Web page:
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Ukrainians hold out in east, prepare battle for Kherson

The looming battle for Kherson city at the mouth of the Dnipro River will determine whether Ukraine can loosen Russia’s grip on the south.

Ukrainian troops are holding out against repeated attacks by Russian forces in two eastern towns while those on the southern front are poised to battle for the strategic Kherson region, which Russia appears to be reinforcing.

Ukrainian President Volodymyr Zelenskyy said in a Wednesday evening video address that there would be good news from the front but he gave no details.

He did not mention what was happening in Kherson in the south, which officials and military analysts have predicted will be one of the most consequential battles of the war since Russia invaded Ukraine eight months ago.

The most severe fighting in eastern Ukraine was taking place near Avdiivka, outside Donetsk, and Bakhmut, Zelenskyy said.

“This is where the craziness of the Russian command is most evident. Day after day, for months, they are driving people to their deaths there, concentrating the highest level of artillery strikes,” he said.

Russian forces have repeatedly tried to seize Bakhmut, which sits on a main road leading to the Ukrainian-held cities of Sloviansk and Kramatorsk.

A passerby looks at a car damaged by Russian shelling in Bakhmut, Ukraine, on Oct. 26, 2022.
A passerby looks at a car damaged by Russian shelling in Bakhmut on Wednesday. Efrem Lukatsky / AP

The looming battle for Kherson city at the mouth of the Dnipro River will determine whether Ukraine can loosen Russia’s grip on the south.

The Russian-appointed Kherson regional government said it had rebased to the left bank of the Dnipro, Russia’s RIA news agency reported, as forces braced for an increase in fighting.

While much of the front line remains off limits to journalists, at one section north of the Russian-occupied pocket on the west bank of the Dnipro, Ukrainian soldiers said Russian shelling was stepping up again after having tailed off in recent weeks.

Radio intercepts indicated freshly mobilized recruits had been sent to the front and Russian forces were firmly dug in.

“They have good defensive lines with deep trenches, and they are sitting deep underground,” said Vitalii, a Ukrainian soldier squatting in a weed-choked irrigation canal, concealed from any prowling enemy drones by overhanging trees.

Ukrainian forces advanced along the Dnipro in a dramatic push in the south at the start of this month, but progress appears to have slowed. Russia has been evacuating civilians on the west bank but says it has no plans to pull out its troops.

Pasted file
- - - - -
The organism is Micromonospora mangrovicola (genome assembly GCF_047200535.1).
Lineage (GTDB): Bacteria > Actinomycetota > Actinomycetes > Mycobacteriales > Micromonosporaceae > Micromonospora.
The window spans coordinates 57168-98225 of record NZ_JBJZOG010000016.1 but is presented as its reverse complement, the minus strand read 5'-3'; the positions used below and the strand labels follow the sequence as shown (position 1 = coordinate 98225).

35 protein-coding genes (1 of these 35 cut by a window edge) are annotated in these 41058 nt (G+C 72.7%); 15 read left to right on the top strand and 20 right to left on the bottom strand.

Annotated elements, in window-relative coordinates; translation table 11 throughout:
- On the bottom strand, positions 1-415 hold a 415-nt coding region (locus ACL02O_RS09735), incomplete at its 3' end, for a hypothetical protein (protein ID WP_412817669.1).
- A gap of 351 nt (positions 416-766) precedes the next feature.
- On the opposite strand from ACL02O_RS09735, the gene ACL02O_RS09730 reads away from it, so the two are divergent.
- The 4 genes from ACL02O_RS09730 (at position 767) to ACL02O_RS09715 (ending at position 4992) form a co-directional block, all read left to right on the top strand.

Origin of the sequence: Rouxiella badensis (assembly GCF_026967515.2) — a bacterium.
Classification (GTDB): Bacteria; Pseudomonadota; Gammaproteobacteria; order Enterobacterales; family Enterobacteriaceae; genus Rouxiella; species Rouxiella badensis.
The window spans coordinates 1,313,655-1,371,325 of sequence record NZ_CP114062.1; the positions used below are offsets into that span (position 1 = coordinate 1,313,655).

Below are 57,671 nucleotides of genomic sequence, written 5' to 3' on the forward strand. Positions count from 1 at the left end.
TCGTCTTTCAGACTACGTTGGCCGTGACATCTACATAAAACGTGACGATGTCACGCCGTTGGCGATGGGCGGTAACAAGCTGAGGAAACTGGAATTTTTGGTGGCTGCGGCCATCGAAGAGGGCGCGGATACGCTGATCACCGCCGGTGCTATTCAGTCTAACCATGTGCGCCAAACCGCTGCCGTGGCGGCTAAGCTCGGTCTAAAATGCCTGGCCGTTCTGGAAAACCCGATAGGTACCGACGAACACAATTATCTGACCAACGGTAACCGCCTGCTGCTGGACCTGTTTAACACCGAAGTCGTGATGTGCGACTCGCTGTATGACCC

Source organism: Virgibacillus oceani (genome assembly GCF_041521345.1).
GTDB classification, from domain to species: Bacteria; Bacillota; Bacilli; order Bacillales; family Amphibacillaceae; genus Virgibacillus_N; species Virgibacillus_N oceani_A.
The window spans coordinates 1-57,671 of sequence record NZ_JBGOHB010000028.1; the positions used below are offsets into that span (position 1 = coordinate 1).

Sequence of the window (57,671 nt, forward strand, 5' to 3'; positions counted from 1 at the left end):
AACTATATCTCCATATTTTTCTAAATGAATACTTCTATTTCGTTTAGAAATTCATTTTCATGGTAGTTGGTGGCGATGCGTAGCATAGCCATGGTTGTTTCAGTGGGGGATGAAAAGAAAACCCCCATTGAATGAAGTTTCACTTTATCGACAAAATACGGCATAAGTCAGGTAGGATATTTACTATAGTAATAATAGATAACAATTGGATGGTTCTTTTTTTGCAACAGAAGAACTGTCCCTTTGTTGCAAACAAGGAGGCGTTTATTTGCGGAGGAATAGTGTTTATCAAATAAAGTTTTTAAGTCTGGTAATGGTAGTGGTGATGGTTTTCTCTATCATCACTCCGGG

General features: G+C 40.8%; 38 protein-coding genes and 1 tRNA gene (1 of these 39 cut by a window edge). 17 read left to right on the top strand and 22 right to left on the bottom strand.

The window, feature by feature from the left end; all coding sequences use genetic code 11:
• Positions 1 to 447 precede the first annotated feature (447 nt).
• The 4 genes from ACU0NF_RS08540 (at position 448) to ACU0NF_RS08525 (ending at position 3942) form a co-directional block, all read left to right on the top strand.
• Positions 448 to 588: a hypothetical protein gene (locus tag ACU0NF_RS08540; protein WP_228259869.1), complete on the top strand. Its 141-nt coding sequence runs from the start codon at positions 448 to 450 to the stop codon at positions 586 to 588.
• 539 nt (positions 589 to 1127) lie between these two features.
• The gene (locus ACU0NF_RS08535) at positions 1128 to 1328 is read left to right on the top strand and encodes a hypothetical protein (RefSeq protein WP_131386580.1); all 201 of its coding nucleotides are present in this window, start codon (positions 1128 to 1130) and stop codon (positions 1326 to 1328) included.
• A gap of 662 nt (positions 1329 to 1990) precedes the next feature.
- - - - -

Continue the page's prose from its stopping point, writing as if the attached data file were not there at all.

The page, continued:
Oleksii Reznikov, Ukraine’s defense minister, said wet weather and rough terrain were making Kyiv’s counter-offensive in Kherson harder than it was in the northeast, where it pushed Russia back in September.

At the front, intermittent artillery fire echoed from both sides, with towers of smoke rising in the distance.

A Ukrainian helicopter gunship swept low over fields, loosed rockets at the Russian positions and wheeled around spitting flares to distract any heat-seeking anti-aircraft rockets fired at it.

Smoke spreads over Bakhmut in eastern Ukraine on Oct. 25, 2022
Smoke spreads over Bakhmut in eastern Ukraine on Tuesday.Dimitar Dilkoff / AFP - Getty Images

Since Russia began losing ground in a counteroffensive in September, Russian President Vladimir Putin has taken a series of steps to intensify the conflict, calling up hundreds of thousands of Russian reservists, proclaiming the annexation of occupied land and repeatedly threatening to use nuclear weapons to defend Russia.

This month, Russia launched a new campaign of strikes using missiles and Iranian-made drones against Ukraine’s energy infrastructure, also hitting parks and homes across the country.

Russians continued to “terrorize” the Kyiv region, launching several attacks on Wednesday night, governor Oleksiy Kuleba said on the Telegram messaging app.

“The elimination of the fire and the consequences of the attack is ongoing,” he said, adding there were no casualties.

In Russia, the military staged a high-profile rehearsal for nuclear war, with state television broadcasts dominated by footage of submarines, strategic bombers and missile forces practicing launches in retaliation for an atomic attack.

Moscow has conducted a diplomatic campaign this week to promote an accusation that Kyiv is preparing to release nuclear material with a so-called “dirty bomb,” an allegation the West calls baseless and a potential pretext for Russian escalation.

Despite the rising tensions, United Nations aid chief Martin Griffiths said he was “relatively optimistic” that a U.N.-brokered deal that allowed a resumption of Ukraine Black Sea grain exports would be extended beyond mid-November.

Konstantin Vorontsov, a senior Russian foreign ministry official, said the use of Western satellites to aid the Ukrainian war effort was “an extremely dangerous trend”.

“Quasi-civilian infrastructure may be a legitimate target for a retaliatory strike,” he told the United Nations First Committee, adding that the West’s use of such satellites to support Ukraine was “provocative”.

“We are talking about the involvement of components of civilian space infrastructure, including commercial, by the United States and its allies in armed conflicts,” said Vorontsov.

He did not mention any specific satellite companies, though Elon Musk said earlier this month that his rocket company SpaceX would continue to fund its Starlink internet service in Ukraine, citing the need for “good deeds”.